The children of San Miguel played a very significant role in the processions for Santa Semana.
Monday, March 31, 2008
And some were so young they seemed a little bewildered and unsure of what they were even participating in.
Other childern seemed quite at ease and almost as though they were young and minature personifications of the adults that they will soon become.
Wednesday, March 26, 2008
Most of the 300 or so churches in San Miguel are hundreds of years old. This is just gorgeous and the sort of architecture that will never be reproduced again as it is just to labor intensive and the material costs are astronomical.
The figures of Holy personages such as this one of Christ were so beautiful and lush, draped in lush colors of velvet, gilded with gold, and laid in bed of flowers.
Towards the end of Santa Semana, the San Miguel sun was searing. Here you see San Miguel citizens using umbrellas to get a respite from the sun. The streets were lined with people just like these folks, earnestly, sincerely, connecting with the ritualistic intent of the processions.
The re-enactment would not be complete without the thieves that were tried along with Christ. This many was followed by a Roman Centurion that would periodically flail him (hence the reddened back).
The endless display of passion, tradition, pageantry, and ritual was overwhelming as it flowed throughout the city of San Miguel throughout the Holy Week.
This is one of the numerous depictions of Christ that was featured in the San Miguel Santa Semana processions. This particular one, while beautiful in some ways, was also a little disturbing as the body seemed withered and the skin blackened, as though it was a mummy.
Monday, March 24, 2008
Saturday, March 22, 2008
Finally, the street is lined with two rows of at least a hundred mourners, beautifully dressed in black, each with a candle lantern, to escort Christ to his burial. I wish I could have captured an image of the coffin for you. It is very ornamental, weighing in at three tons, and is carried by thirty-six men.
The sun has gone down, so exposure times have lengthened and apertures have opened, so this is not as sharp an image as I would like, but you still get a sense for the procession.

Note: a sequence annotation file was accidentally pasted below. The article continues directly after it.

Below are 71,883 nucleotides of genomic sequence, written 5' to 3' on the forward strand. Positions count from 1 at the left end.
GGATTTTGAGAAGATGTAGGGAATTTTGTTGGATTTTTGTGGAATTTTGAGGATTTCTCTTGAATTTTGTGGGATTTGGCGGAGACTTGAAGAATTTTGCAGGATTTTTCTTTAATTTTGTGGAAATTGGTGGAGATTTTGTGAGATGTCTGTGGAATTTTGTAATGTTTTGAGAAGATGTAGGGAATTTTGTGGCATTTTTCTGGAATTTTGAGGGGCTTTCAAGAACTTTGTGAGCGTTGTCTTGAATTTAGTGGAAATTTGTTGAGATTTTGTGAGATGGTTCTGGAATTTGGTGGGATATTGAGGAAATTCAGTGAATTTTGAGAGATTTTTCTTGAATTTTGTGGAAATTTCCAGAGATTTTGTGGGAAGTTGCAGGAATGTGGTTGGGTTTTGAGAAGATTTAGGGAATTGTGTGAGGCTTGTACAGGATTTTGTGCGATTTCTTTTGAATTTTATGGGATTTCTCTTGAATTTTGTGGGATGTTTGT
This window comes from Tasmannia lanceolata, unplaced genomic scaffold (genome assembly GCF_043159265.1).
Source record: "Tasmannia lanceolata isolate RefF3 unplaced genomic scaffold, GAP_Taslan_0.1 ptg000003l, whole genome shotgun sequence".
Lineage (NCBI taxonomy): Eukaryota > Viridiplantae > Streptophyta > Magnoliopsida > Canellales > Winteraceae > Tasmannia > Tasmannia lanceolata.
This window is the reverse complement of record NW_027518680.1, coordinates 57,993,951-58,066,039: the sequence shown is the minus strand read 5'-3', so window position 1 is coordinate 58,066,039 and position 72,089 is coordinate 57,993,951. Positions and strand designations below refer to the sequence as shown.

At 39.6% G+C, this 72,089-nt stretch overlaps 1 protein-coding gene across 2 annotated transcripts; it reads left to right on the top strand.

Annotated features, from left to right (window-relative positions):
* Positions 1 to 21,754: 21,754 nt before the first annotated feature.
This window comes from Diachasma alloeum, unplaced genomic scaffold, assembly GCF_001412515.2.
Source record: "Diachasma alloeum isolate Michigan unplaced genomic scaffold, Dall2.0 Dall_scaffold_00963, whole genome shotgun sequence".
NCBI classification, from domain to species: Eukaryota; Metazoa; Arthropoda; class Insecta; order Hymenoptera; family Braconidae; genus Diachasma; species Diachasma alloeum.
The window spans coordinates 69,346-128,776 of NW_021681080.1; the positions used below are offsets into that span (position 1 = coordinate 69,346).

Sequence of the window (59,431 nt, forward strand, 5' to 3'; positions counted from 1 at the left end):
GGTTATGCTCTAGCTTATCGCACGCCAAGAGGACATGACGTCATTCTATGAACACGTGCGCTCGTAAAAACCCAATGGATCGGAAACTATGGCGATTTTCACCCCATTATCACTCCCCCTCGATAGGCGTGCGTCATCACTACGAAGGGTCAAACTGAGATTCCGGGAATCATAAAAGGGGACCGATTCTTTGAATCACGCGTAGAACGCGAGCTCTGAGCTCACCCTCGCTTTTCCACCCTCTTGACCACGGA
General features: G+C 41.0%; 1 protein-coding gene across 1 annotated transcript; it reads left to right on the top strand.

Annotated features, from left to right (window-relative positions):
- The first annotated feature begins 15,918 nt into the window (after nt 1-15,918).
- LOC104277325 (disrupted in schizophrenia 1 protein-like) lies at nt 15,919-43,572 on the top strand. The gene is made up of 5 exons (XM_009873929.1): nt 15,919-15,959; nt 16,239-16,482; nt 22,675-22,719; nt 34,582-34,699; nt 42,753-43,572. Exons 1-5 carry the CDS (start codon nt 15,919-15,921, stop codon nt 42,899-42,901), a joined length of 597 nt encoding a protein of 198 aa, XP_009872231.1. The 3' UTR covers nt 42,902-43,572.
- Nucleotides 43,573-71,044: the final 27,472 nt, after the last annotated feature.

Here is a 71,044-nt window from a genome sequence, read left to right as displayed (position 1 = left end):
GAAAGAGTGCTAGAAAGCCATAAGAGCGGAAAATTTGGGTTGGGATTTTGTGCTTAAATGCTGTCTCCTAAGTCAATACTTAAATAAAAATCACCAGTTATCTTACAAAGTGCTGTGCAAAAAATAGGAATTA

I should have shown you this earlier, as this procession is bracketed (if you will) with Christ on the cross at the beginning, and Christ in a coffin at the end.
After a certain age, the women wore black, and sometimes, as a form of penitence, perilously tall stiletto heels while walking on the cobblestone roads.
The displays progressively grew in size and grandeur and the children were now young girls. All of the woman, young and old, in this procession were maiden.
Next comes a long column of beautiful and angelic little children in white with a purple sash. The adult women are dressed in black, heads covered in black lace mantillas and a peineta (ornamental comb).
The next and most spectacular procession of the week is also on Friday, in the evening. It is a painfully slow death dirge taking a couple of hours to cover a relatively short distance through town. This Holy Burial march begins with Christ on the cross, escorted by Roman Centurions and ends with Christ displayed in a glass coffin, ready for burial. The city streets are filled to the brim with spectators.
Friday, March 21, 2008
This standard-bearer presented an image of Christ on the cross with INRI inscribed by Pontius Pilate. INRI is an acronym of the Latin phrase IESVS·NAZARENVS·REX·IVDÆORVM, which translates to English as: "Jesus the Nazarene, King of the Jews". It appears in the New Testament of the Christian Bible in the Gospel of John (19:19).